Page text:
A Trip to Charlotte

Scout cools his tail in a water bowl on the deck...

My wife and I went down to Charlotte recently for a wedding. (OK, OK, I know that here in North Carolina we go "up to Charlotte" but I just can't bring myself to say that...even if Charlotte is 361' higher in elevation than Raleigh.) That night we stayed at the Candlewood Suites on Harris Road. I have got to put in a plug for this hotel, because it was probably the best hotel for the money at which I have ever stayed. It was brand new and dirt cheap (on the weekend.) The manager was exceedingly cordial and helpful. We had a nice studio suite, with a complete kitchenette, and we were very comfortable. Furthermore, the hotel had a nice fitness room, a free guest laundry, and a convenience store/shop where you could buy every kind of food, beverage, and notion that you can imagine. Someone could easily stay for several days and simply buy his/her food and beverages right in the hotel. They even had canned soft drinks for a quarter!

On the way back, we stopped at a rest stop just north of Lexington on I-85. A sign at the entrance to the rest stop said, "NC Vietnam Veterans Memorial Park." I had never even heard of the Memorial, so we decided to walk down the path to see it. We really didn't know what to expect.

We were quite surprised to find a beautiful memorial park about 200 yards down the path. It is an amphitheater, with a brick wall bearing the names of the State's Vietnam War dead at one end. As we walked towards the wall, my wife asked if she should look for "Donald Shue" on the wall. I did not know it, but she had worn a MIA bracelet in the early 1970's and the name on the bracelet had been "Donald Shue." She had watched in the papers for news of him, but never saw anything. The bracelet eventually broke and she stopped wearing it.

We quickly found the name, "Donald Monroe Shue," on the wall, but there was no indication of his hometown. As we started walking out of the park, my wife reached over and pulled out a nearby yellow ribbon from the tree to which it was tied. She had glanced at it and saw that it read, "Donald M. Shue." It stated that his hometown was Kannapolis. The ribbons were evidently put up as part of a Memorial Day celebration.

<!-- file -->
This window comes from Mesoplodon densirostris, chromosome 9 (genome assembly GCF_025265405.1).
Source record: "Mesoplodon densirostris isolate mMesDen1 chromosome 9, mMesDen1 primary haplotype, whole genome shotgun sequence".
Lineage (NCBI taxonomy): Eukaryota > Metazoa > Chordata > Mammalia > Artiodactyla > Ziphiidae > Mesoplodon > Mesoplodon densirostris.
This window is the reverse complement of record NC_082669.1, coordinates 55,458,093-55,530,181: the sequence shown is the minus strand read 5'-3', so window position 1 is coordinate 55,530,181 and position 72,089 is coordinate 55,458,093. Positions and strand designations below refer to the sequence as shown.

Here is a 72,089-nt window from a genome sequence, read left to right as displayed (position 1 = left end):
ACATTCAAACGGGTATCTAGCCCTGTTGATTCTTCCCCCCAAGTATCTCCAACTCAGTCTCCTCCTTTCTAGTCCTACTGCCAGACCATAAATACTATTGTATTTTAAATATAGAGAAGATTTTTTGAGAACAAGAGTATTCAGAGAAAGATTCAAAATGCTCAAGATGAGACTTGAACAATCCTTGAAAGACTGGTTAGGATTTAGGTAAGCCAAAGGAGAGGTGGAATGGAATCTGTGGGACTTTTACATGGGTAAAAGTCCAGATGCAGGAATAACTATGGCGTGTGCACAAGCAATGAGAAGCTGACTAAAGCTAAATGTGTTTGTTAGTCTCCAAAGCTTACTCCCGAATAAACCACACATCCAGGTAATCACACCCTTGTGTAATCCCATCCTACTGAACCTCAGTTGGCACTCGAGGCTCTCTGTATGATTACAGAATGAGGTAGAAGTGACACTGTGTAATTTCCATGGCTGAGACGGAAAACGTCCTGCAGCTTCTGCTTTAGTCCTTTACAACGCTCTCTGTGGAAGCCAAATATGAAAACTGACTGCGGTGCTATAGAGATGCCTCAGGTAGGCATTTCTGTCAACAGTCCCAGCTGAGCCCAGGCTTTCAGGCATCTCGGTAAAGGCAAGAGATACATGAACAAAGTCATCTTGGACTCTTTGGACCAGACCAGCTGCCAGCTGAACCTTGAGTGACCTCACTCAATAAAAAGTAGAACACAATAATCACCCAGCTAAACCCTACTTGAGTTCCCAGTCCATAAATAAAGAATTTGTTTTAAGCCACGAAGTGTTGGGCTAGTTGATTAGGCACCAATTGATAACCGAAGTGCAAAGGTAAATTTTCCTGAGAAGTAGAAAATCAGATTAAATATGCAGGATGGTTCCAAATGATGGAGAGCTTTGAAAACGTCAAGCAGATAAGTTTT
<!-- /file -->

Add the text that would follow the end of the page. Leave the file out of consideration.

The entrance to the North Carolina Vietnam Veterans Memorial Park.
(Click for a larger image.)

This is the Memorial Wall, with a brick bearing the name of each North Carolinian who died in the Vietnam War.
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Another view of the wall. The names are in alphabetical order, but without date or hometown.
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My wife located the brick bearing the name of the soldier whose MIA bracelet she wore.
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On the way out, she spotted a yellow ribbon bearing the name of her MIA along with the date he was declared missing and his hometown, Kannapolis.
(Click for a larger image.)

When we got home, she quickly found the bracelet, which had broken in half in the early 1970's.
(Click for a larger image.)

When we got home, she went upstairs and returned a few minutes later with the two pieces of her MIA bracelet. We still do not know much detail about S/Sgt. Donald Monroe Shue, but we will try to see if we can locate his family. The MIA bracelets were intended to be sent to the serviceman when he returned home or to his family if he was declared KIA. I think we'll see if we can't carry through with this.

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